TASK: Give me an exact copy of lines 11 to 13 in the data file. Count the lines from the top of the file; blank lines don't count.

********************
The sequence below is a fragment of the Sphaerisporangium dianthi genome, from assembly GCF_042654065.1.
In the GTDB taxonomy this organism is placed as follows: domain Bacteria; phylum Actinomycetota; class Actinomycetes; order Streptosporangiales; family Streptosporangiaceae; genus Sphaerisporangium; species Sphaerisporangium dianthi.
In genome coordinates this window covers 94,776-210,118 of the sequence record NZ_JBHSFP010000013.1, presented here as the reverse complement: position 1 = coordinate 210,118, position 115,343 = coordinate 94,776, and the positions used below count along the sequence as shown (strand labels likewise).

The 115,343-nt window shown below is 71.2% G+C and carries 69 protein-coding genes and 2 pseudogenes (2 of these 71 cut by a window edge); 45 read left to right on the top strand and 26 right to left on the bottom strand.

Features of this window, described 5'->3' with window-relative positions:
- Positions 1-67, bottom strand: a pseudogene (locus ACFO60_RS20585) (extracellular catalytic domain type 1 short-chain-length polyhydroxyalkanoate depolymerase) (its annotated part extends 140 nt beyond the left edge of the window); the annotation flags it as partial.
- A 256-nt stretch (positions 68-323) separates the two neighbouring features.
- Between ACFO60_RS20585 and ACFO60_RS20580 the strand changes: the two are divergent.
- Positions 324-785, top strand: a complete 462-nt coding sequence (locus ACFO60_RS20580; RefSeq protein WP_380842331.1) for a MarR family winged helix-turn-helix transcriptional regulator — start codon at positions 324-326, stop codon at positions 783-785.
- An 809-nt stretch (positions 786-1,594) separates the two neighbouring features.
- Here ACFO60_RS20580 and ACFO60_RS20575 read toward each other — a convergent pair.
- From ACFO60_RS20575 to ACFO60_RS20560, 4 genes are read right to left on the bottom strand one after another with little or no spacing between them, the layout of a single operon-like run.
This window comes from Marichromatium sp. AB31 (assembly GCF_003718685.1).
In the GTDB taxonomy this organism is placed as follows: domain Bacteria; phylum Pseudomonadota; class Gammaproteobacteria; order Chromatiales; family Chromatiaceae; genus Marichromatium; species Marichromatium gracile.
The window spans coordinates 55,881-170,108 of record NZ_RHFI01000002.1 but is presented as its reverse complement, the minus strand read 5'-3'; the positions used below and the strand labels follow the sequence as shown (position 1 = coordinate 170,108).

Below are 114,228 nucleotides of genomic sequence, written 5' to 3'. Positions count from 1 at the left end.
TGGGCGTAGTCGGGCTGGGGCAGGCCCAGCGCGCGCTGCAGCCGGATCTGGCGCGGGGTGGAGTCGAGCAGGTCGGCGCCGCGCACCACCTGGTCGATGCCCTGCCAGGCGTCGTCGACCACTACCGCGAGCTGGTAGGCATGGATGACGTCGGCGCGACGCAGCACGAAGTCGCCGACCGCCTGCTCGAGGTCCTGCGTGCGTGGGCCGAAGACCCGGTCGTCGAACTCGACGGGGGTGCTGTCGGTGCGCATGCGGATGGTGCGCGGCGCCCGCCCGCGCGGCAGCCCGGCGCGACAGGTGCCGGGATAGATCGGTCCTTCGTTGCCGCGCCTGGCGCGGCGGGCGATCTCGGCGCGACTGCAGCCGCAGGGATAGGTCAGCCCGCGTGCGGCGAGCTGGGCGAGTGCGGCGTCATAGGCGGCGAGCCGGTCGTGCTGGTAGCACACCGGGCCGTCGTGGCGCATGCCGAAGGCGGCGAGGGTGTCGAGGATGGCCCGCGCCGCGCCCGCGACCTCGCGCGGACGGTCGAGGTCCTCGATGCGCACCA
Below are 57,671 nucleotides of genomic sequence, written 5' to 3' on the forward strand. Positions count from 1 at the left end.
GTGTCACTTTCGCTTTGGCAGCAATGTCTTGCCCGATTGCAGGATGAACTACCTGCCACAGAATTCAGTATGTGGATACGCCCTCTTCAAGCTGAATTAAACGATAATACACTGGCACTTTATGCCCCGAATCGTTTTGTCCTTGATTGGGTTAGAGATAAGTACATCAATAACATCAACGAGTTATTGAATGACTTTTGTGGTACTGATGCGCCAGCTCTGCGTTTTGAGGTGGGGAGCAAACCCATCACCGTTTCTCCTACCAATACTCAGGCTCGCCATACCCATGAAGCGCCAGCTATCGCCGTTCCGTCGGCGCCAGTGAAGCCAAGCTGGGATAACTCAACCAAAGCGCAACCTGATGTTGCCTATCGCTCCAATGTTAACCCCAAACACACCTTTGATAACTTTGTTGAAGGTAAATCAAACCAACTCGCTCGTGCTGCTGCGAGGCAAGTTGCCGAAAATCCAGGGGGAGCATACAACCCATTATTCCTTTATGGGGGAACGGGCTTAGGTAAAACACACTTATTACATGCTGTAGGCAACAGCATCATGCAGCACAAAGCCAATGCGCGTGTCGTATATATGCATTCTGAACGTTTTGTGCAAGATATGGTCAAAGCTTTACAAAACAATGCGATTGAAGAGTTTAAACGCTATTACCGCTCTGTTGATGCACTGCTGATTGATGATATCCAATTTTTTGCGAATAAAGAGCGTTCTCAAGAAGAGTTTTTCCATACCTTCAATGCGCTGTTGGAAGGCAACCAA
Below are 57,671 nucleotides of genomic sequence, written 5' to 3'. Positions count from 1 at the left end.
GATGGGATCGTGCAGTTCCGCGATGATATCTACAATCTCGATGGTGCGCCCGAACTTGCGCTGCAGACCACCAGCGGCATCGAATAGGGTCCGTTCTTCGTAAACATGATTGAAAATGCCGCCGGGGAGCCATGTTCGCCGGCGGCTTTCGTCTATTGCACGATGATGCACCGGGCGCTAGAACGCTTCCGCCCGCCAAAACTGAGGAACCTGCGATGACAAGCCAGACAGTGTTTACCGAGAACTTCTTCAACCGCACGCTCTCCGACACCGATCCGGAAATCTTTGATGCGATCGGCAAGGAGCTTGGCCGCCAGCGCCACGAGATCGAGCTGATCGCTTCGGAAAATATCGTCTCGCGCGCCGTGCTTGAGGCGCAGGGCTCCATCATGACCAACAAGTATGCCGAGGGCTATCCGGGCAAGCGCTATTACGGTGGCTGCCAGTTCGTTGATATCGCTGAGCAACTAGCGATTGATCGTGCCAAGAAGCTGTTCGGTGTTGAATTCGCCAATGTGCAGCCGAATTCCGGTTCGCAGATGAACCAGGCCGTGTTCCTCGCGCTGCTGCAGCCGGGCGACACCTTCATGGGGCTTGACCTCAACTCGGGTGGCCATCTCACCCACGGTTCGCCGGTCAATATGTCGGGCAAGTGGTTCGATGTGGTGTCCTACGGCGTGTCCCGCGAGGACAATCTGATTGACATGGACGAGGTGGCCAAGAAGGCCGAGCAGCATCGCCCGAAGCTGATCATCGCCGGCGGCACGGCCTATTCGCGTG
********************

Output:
- Here ACFO60_RS20580 and ACFO60_RS20575 read toward each other — a convergent pair.
- From ACFO60_RS20575 to ACFO60_RS20560, 4 genes are read right to left on the bottom strand one after another with little or no spacing between them, the layout of a single operon-like run.
This window comes from Marichromatium sp. AB31 (assembly GCF_003718685.1).